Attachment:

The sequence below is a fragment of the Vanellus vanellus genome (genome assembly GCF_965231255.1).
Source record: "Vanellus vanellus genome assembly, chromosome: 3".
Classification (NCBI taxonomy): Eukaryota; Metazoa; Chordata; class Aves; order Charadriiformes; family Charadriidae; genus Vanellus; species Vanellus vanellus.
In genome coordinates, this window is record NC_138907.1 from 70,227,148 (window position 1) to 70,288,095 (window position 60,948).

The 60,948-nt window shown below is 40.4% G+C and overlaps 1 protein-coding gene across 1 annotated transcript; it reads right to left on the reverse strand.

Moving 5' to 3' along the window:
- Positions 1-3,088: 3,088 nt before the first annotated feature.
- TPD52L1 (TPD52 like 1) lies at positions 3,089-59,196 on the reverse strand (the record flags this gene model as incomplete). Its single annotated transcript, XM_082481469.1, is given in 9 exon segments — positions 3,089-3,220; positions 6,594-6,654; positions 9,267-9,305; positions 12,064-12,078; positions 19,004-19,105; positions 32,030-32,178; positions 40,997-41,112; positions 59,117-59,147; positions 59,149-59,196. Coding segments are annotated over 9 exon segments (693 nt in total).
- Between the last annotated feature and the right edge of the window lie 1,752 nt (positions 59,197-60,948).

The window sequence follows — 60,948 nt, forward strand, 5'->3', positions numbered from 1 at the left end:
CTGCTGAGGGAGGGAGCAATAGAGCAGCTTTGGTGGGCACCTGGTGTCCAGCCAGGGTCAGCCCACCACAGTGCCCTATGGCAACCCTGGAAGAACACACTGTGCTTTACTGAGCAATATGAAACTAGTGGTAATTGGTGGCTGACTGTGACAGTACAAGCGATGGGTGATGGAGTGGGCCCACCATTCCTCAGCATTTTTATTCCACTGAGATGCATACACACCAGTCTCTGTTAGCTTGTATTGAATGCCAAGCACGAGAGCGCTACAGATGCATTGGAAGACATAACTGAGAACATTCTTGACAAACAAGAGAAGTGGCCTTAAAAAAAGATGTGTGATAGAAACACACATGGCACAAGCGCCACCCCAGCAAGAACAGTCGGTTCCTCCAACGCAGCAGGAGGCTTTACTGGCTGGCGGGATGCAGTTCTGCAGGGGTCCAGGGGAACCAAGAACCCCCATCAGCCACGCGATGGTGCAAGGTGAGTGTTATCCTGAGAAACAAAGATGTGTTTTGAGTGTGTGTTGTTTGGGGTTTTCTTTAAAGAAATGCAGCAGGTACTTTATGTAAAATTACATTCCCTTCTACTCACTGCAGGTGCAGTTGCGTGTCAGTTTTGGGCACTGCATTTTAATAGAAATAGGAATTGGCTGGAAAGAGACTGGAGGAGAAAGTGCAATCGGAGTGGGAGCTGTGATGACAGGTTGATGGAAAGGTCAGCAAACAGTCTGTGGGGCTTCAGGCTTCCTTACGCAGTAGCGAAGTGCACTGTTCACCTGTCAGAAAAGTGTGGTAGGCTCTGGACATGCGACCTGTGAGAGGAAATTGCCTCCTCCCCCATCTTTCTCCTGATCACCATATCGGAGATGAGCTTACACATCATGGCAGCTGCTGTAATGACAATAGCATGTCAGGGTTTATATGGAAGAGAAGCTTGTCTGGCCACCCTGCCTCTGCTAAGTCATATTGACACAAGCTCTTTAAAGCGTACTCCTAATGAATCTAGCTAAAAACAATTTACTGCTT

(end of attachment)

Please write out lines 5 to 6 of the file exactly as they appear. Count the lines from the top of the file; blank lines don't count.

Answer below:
The 60,948-nt window shown below is 40.4% G+C and overlaps 1 protein-coding gene across 1 annotated transcript; it reads right to left on the reverse strand.

Moving 5' to 3' along the window: